The nipplefruit is a short-lived perennial or annual native to South America and well established as a weed throughout Central America, the Caribbean and Asia. It’s in the nightshade family or Solanaceae, along with the tomato, potato, pepper and eggplant.
The plant itself can become quite imposting in tropical climates, much like a shrub. It will be shorter in cool summer areas. Photo: garden.org
It’s a branching, shrublike plant, up to about 2 to 6 feet (60 cm to 2 m) tall and wide, with serious spines on its stems and petioles. There are sometimes even spines jutting straight out of the broad, dentate leaves! The leaves can be quite large: up to 4 to 8 inches (10 to 20 cm). Both leaves and stem are hairy, sometimes with whitish fuzz, sometimes with a distinctly purple tinge.
The flowers look much like tomato blossoms, only larger. Photo: KENPEI, Wikimedia Commons
The 1 1/2 inch (3.75 cm) flowers bear five light purple, back-arching petals and a prominent yellow stamen tube. They look just like an overgrown tomato flower and appear in clusters along the branches in late spring or early summer. The strange waxy, 1 1/2 to 4 inch (4 to 10 cm) long fruits ripen in late summer or fall.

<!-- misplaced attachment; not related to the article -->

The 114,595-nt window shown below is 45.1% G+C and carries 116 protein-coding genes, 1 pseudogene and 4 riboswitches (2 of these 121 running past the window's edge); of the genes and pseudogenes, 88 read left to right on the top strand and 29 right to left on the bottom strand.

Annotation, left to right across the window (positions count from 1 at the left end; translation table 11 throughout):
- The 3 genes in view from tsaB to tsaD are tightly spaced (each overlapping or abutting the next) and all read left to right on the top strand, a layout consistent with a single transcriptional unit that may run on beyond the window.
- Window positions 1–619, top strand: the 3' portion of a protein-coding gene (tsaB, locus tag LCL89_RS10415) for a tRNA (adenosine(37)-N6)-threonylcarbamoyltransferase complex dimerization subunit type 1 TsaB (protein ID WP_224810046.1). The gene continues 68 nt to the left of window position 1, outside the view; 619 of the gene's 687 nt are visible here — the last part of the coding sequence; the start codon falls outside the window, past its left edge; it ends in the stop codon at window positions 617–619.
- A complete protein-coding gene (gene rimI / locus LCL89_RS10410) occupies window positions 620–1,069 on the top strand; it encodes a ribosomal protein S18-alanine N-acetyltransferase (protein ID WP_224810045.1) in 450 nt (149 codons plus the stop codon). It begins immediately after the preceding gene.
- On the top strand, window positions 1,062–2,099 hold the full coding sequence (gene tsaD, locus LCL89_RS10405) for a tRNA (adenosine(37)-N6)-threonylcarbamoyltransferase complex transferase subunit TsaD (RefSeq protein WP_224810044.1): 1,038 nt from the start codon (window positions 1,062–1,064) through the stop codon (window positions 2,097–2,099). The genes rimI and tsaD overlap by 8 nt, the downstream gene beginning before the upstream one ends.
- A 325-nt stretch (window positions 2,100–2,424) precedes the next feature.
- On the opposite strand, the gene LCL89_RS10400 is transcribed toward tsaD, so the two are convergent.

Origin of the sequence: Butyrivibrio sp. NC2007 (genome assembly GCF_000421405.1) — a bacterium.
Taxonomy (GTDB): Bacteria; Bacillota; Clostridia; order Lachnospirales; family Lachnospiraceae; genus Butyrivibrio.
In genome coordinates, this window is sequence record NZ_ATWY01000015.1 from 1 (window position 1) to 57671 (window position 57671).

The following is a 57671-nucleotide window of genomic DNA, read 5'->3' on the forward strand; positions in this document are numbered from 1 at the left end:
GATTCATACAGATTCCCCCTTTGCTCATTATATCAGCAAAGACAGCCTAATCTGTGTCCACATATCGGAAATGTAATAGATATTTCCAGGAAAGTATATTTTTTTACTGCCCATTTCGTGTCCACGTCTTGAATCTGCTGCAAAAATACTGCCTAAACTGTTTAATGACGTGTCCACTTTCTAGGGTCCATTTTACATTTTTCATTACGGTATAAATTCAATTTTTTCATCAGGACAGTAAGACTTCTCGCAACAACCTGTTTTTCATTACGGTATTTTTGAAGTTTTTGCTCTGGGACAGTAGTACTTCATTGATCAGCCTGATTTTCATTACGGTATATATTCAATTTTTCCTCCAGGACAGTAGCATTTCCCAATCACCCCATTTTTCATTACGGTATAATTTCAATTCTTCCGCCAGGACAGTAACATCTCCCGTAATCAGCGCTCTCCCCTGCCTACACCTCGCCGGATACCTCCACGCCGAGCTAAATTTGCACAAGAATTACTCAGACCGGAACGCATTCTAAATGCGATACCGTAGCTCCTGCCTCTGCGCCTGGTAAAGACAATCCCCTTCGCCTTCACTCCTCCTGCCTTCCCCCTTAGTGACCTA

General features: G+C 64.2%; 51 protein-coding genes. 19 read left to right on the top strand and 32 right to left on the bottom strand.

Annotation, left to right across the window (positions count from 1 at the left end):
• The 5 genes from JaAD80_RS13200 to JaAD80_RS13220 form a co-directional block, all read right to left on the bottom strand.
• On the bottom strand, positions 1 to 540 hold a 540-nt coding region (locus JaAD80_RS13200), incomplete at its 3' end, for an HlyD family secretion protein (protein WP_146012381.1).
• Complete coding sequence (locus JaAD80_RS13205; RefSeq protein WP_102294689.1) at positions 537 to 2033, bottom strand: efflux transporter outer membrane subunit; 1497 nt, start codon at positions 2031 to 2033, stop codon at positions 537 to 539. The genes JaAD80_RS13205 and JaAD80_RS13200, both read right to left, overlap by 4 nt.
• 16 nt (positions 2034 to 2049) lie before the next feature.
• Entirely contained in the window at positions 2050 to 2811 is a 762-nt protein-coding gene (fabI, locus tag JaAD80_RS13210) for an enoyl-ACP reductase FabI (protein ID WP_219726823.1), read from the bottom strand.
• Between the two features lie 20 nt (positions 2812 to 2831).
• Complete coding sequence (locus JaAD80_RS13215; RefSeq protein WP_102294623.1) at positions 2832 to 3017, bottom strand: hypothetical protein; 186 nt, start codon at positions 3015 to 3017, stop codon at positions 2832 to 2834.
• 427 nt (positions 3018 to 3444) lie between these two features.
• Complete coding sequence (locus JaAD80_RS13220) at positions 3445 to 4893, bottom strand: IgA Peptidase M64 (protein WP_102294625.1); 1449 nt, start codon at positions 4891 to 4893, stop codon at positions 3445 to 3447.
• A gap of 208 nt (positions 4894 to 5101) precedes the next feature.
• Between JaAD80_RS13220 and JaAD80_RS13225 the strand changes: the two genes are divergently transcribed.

The fruit contains a central core of greenish pulp in which the brown seeds are found. They can be harvested, cleaned and dried to produce future generations of the plant.
Edible and Medicinal Uses
The mature fruit is poisonous, but in some areas, the immature fruit is eaten after cooking and contains vitamin B, calcium, phosphorus, and iron. Even the leaves are sometimes consumed.
Although this plant is also used medicinally, I wouldn’t recommend trying it. True enough, it’s employed all over the world to treat a whole range of disorders from asthma to althlete’s foot, but there is no consensus on what good it actually does, so it sounds more folkloric than verifiable.
The soapy juice of the fruit has also been used to wash clothes.
The plant’s toxic nature can also make it useful. In many countries, it’s used as an insecticide and also as a fish stupefying plant.